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Educate Your Beneficiaries

It's important for your survivors to understand how the Survivor Benefit Plan (SBP) works. Please print this page and share it with your designated beneficiary.

The Nature and Extent of the SBP Benefit

The Survivor Benefit Plan (SBP) provides eligible beneficiaries with a monthly payment known as an annuity. The amount of the benefit is a percentage of your retired pay, and it depends upon whether you choose full or reduced coverage. The recipient of your SBP annuity is referred to as the annuitant.

The Benefit's Duration

The SBP entitlement begins upon your death and ends either when your elected beneficiary becomes ineligible to receive the annuity or when your beneficiary dies.

Reasons Payment May Be Temporarily Stopped

Each year we mail annuitants a Certificate of Eligibility (COE). We use the information we request on that form to determine an annuitant's continued eligibility for monthly payments. If we don’t receive the COE to by the deadline on the form, we will stop all payments until we receive a properly completed COE (see instructions).  If you have not received a COE from us recently and feel you should have, please call us to request one at 800-321-1080.

Reasons Payment Can Be Permanently Stopped

Annuity payments stop when your beneficiary dies or becomes ineligible to receive the annuity. For example, payments stop for children covered under the SBP annuity when they reach age 18. Payments also stop for spouses covered under SBP if they remarry before age 55.

Continuing Children's Benefits after Age 18

Payments typically stop for children covered under SBP when they reach age 18. If a child attends school in a full time status at an accredited college or university, the payments will continue until they reach age 22. Each semester, we mail a Child Annuitant's School Certification form to verify the child is still enrolled. If we don’t receive the form by the deadline listed, we will stop all payments until we receive a properly completed form (see instructions).  The SBP annuity will terminate at any time the child remarries. If you have not received a School Certification recently and feel you should have, please call us to request one at 800-321-1080.

Effects of Remarriage on an Annuity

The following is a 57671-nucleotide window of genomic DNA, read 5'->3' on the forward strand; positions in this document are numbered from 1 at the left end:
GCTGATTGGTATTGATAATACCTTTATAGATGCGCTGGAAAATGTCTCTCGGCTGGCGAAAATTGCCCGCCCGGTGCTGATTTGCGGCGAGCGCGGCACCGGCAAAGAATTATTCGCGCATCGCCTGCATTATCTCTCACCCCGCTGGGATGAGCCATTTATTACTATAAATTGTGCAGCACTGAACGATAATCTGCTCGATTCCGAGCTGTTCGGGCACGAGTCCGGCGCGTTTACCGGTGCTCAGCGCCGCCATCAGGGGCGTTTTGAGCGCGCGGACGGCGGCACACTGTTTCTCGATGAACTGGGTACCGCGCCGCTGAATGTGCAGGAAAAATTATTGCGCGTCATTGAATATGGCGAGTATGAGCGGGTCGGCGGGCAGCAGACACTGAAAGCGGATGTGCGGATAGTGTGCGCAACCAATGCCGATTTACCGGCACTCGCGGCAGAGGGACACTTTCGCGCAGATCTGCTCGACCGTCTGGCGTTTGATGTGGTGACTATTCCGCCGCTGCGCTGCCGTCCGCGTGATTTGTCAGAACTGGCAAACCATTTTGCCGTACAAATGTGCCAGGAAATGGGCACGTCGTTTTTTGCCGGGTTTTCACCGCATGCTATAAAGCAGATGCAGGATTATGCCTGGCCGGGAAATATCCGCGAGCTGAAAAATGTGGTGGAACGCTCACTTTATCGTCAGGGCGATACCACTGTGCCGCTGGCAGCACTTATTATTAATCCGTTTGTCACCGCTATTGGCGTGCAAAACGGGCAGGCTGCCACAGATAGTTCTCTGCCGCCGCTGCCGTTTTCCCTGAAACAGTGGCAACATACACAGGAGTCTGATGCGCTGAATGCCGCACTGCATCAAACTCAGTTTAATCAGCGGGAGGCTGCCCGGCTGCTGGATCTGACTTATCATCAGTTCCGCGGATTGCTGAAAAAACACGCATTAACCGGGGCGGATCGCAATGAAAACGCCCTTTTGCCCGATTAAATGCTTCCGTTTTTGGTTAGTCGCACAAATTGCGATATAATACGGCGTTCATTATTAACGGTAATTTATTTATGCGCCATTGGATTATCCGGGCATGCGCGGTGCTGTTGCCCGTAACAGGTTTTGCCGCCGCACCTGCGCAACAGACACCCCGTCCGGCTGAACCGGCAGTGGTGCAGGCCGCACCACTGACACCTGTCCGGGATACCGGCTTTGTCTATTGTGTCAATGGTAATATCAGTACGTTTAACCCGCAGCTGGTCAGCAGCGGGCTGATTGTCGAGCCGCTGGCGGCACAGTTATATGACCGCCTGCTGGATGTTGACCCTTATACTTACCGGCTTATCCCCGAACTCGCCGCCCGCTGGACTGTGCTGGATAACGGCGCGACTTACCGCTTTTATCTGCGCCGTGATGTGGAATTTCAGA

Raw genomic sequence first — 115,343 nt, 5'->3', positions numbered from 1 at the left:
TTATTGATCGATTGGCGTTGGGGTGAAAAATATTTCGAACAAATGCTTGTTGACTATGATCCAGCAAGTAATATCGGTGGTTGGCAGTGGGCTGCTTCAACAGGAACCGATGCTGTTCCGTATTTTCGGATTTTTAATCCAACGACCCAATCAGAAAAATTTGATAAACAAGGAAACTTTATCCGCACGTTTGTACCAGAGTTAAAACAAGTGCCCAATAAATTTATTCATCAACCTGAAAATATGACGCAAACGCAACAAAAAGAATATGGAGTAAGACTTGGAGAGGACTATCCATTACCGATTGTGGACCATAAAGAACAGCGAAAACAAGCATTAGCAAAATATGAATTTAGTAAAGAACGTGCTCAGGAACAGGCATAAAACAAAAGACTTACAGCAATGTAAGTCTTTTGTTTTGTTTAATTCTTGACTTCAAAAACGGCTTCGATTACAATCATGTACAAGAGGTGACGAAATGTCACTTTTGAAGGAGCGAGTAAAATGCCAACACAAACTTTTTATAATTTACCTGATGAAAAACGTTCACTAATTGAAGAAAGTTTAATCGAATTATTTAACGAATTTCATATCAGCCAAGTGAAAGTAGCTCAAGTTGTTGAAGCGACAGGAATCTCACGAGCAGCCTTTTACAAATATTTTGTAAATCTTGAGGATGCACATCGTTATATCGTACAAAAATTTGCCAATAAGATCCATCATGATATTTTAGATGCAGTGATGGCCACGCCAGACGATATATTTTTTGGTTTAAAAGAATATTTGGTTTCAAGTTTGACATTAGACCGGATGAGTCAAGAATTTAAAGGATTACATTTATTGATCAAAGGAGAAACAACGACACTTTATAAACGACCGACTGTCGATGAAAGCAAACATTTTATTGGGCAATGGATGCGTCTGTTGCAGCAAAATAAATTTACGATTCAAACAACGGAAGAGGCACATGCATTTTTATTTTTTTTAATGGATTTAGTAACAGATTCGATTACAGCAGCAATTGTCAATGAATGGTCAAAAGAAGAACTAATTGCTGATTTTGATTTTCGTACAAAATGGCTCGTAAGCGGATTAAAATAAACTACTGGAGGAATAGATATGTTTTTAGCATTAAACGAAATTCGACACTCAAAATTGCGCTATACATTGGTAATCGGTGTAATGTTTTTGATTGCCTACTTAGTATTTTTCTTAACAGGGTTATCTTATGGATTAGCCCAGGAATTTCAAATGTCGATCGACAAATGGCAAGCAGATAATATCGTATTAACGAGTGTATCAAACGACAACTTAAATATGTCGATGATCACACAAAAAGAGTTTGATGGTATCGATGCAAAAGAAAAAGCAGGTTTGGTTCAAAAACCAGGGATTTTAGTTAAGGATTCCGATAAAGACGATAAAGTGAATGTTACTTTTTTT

If the annuitant remarries before age 55, annuity payments will stop. However, if the annuitant's marriage later ends, for any reason, even after age 55, the annuity payment will restart from the date the marriage ends.

The annuitant is responsible for notifying DFAS Cleveland of any changes to their marital status.

Benefits from the Department of Veterans' Affairs (VA)

Dependency and Indemnity Compensation (DIC) is an award offered by the VA. 

Annuitants cannot receive both SBP and DIC concurrently. When DFAS is informed that an annuitant is eligible to receive DIC from the VA, DFAS will deduct the amount of DIC received from the amount of SBP. For example, if an annuitant receives a monthly annuity of $500 from DFAS and becomes eligible to receive a monthly DIC award of $400 from the VA, DFAS will deduct the $400 DIC from the $500 SBP and pay the remaining $100 to the annuitant.

If the SBP is greater than the DIC award, a partial refund of premiums paid into the program during the service member's retirement will be made. If the DIC payment is greater than the SBP payment, SBP will be stopped completely and all basic spouse premiums paid into the program during the service member's retirement will be refunded.

To receive concurrent SBP and DIC payments, the annuitant must not only be eligible for both, but the DIC entitlement must be a result of a remarriage after the age of 57.

What initiates the SBP benefit and what will my beneficiary have to do?

Your designated beneficiary becomes eligible to receive SBP benefits on the day after your death. The first step a beneficiary must take to initiate receipt of benefits is to report your death. Please visit our Reporting a Death page for step-by-step instructions.

What happens if there is a delay in reporting a retiree's death?

Late notification of a retiree's death may result in burdensome consequences, including delays in finalizing a member's account, payment of arrears of pay and the establishment of an SBP annuity. A retiree's entitlement to retired pay ends on the date he or she dies. Therefore, delayed reporting of a retiree's death may result in an overpayment that will be collected from a financial institution, the member's estate, or from the annuitant if the annuitant is found to be in receipt of the retired pay funds.

Learn more about SBP

  • Advantages & disadvantages - Things to consider before enrolling
  • Enroll - How to set up your SBP account
  • Eligible beneficiaries - Find out who can be covered
  • Cost - What SBP costs at the different coverage levels
  • Paying for SBP - How you can pay
  • Update beneficiary - How to update beneficiaries or update contact information
  • Change or stop coverage - When you can change coverage or beneficiary 
  • What happens when you die - Next steps for your beneficiary

Read about these topics at SBP overview

Page Updated November 20, 2013.